NewsCovering Kentucky

Actions

Kentucky farmers sue hemp company

Posted: 11:31 PM, Oct 21, 2019
Updated: 2019-10-21 23:31:25-04
Ky. Ag Commissioner Touts Hemp Program’s Impact

HARRISON COUNTY, Ky. (LEX 18) — Some Kentucky farmers tell LEX 18's Kylen Mills that they were ripped off by a hemp company, leaving them out of millions of dollars.

Now, those farmers have filed a lawsuit against Gencanna Global Incorporated, a company that grabbed attention for their research and development of new products.

As tobacco sales dried up, many Kentucky farmer turned to hemp as a way to make a living. Farmers like Kendall Henson and Ben Furnish who run Furnwood Farms in Harrison County. They're both eighth generation farmers with ag-economic degrees. The two were excited about the possibility of growing hemp when they signed a contract with agricultural business company Gencanna in 2016.

Henson and Furnish say in the beginning, Gencanna was very "boots on the ground," discussing with the farmers ways to grow hemp and how to produce high quality crop. Gencanna had opened a facility in Winchester in 2014 when the Hemp Pilot Program started in Kentucky, and Henson and Furnish say that Gencanna supplied them with seeds. They helped teach them about growing the crop, and they delivered the harvest back to Gencanna. Henson and Furnish say the working relationship continued to blossom in 2016 and 2017.

In 2018, they say business was booming for Furnwood Farms and Gencanna, and 76 acres of hemp netted the farmers $1.8 million. So for 2019, Gencanna approached them with a huge proposal to expand their operations

"We as Furnwood would come up with 500 acres of farmers, to grow 500 acres worth of hemp, but we would also take it a step further and dry for Gencanna," said Furnish.

Drying is a process the plants go through before they're turned into CBD products. Henson and Furnish tell us they were ready to accept the lucrative deal in February, one in which their attorney, Scott White, said could have boosted their take to 15-20 million in 2019. They brought other farming families into the deal, but contract negotiations stalled.

"The basics were there, just the contract drafting that the lawyers had to agree upon," Furnish said.

Henson and Furnish tell LEX 18 that suddenly, it was late June and they had no seeds from Gencanna to put in the ground and no agreement, then Gencanna sent them a contract that wasn't anything like they had discussed.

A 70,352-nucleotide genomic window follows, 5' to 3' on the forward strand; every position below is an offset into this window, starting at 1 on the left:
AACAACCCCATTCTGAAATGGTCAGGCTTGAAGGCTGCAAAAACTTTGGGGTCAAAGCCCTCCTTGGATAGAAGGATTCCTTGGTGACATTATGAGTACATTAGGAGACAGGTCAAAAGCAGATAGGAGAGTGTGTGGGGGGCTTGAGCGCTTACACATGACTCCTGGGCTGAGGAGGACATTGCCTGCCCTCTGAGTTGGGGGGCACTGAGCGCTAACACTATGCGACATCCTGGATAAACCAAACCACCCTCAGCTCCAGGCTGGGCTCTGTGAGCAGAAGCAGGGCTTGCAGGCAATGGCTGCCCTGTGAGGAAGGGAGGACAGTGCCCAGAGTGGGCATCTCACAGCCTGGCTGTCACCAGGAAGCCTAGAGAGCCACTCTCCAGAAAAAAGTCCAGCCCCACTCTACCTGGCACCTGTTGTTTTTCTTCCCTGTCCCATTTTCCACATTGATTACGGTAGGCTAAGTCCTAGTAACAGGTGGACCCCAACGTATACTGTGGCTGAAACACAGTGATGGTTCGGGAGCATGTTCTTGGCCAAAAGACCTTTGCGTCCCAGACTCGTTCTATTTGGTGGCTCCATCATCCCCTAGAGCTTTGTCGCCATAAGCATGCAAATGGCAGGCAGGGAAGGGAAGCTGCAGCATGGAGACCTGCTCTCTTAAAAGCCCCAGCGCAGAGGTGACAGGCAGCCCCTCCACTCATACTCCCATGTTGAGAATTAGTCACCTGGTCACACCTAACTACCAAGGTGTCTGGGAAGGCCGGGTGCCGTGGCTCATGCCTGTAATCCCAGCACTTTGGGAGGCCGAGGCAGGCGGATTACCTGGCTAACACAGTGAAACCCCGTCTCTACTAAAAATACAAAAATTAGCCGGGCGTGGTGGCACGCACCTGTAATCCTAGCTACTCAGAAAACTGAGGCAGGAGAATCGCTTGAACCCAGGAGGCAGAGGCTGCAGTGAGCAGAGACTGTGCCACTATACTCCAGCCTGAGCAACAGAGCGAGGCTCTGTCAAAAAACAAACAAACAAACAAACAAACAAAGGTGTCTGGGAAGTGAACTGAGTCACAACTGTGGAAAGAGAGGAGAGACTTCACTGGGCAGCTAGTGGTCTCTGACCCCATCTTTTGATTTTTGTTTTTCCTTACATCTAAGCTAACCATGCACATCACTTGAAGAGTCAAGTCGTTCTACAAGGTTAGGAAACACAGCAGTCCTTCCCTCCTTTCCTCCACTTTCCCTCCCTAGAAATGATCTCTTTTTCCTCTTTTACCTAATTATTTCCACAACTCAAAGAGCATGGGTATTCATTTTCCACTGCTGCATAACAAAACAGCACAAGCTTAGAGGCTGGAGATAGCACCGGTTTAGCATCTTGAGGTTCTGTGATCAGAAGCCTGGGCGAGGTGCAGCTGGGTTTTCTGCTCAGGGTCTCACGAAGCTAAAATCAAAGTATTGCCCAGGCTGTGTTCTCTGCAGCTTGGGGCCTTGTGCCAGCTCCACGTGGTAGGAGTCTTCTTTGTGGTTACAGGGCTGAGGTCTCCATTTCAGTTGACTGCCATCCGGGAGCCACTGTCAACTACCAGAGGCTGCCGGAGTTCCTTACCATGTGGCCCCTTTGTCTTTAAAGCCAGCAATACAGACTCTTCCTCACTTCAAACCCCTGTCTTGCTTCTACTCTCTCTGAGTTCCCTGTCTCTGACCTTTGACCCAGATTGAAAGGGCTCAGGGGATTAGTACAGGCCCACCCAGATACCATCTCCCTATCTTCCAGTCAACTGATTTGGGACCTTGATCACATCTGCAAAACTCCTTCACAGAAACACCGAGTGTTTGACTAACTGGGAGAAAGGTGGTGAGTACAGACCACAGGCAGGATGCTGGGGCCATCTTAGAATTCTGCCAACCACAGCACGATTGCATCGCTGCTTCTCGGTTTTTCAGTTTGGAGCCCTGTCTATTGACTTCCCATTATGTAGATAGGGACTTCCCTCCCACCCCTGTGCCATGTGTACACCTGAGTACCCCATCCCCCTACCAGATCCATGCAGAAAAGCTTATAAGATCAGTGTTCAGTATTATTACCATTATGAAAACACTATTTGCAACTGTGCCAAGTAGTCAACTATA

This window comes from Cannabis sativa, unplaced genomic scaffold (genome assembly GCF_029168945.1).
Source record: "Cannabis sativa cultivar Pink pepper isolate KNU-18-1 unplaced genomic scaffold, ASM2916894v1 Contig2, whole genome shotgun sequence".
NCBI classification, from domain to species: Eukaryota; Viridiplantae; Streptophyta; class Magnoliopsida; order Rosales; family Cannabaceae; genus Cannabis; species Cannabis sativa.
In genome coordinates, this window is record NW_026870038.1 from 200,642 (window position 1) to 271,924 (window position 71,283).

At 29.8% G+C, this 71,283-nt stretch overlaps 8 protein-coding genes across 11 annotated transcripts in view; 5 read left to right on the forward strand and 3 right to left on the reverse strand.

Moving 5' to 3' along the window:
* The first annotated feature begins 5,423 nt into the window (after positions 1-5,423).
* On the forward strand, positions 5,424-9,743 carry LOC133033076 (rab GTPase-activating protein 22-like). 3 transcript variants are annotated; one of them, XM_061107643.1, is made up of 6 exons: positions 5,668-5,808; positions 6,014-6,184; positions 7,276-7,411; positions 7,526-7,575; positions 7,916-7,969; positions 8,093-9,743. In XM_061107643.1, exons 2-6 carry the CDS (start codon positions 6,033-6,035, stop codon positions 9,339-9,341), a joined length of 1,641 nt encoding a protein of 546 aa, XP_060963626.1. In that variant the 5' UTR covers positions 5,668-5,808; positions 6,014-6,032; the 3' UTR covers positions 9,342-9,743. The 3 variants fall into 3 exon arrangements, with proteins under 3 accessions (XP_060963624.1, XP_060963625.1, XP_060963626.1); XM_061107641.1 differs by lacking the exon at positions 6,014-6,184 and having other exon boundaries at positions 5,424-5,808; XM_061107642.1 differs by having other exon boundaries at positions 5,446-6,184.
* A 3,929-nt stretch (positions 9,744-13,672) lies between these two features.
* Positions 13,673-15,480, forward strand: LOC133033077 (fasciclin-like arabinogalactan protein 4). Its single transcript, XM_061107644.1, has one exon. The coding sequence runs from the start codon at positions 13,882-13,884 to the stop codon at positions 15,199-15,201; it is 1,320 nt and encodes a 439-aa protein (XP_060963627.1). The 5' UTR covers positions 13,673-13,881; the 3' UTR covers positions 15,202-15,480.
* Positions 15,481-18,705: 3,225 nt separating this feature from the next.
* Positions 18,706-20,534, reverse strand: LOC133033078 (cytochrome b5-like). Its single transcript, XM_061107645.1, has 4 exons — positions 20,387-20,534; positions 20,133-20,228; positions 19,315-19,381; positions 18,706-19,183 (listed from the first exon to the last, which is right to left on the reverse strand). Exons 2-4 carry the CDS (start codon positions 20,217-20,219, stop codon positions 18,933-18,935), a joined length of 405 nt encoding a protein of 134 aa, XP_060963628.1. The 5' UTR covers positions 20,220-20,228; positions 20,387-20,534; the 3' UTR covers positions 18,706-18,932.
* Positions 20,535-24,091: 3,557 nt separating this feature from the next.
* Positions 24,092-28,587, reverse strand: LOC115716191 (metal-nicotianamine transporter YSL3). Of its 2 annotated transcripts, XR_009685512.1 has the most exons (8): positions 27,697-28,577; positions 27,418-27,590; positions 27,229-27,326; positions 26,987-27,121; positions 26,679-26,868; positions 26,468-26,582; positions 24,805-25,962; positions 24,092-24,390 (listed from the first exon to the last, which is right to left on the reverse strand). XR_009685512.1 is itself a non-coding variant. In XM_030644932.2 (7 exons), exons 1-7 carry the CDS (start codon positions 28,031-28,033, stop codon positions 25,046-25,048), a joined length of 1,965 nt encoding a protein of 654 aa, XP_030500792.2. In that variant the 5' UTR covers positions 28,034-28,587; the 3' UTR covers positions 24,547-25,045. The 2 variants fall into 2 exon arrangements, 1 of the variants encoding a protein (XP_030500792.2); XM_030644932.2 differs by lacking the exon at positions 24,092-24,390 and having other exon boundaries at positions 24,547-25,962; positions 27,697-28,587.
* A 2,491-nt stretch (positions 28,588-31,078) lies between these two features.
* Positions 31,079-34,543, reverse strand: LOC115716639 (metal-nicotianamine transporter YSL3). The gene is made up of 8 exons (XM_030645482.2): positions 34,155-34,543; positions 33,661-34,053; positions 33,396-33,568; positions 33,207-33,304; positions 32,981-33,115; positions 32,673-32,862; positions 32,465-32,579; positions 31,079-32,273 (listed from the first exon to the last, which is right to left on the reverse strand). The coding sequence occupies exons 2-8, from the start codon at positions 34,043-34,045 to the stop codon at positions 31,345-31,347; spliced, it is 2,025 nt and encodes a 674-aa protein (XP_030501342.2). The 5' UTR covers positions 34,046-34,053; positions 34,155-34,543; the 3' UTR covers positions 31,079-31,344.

"In order for us to get plants to go into the ground with, we had to sign the agreement. It was too late in the year for us to find another source for that. For us to say, 'okay Gencanna, we're not going to go with you, we're going with some else,'" said Furnish.

At the time, Furnish and Henson say Gencanna assured them the plan was still on track, until it wasn't.

"It's very clear in the text messages all the way through July, "what's going on with the drying, what's going on with the drying? When is the agreement going to be signed?" It's all very clear, until the communication just stopped," said Henson. "They wouldn't even reply."

They say in late August, they learned via email that their previous deal was off, and on top of that, Henson and Furnish say the seed Gencanna sent them to grow as low quality. They say Furnwood Farms will lose millions of dollars this year.

Henson and Furnish told LEX 18 that they filed the lawsuit against Gencanna to show the company, and others, you can't come into Kentucky and try to dupe our farmers.

An official with Gencanna released a statement to LEX 18 which reads, "While we can’t comment on the merits of this pending litigation, we are confident in our position with farmers across the Commonwealth and will prevail in this lawsuit. We continue to meet our commitment to Kentucky farmers through our Certified Farming Network. We believe in Kentucky farmers and our local Kentucky communities and continue to invest heavily in our family farming partners.”"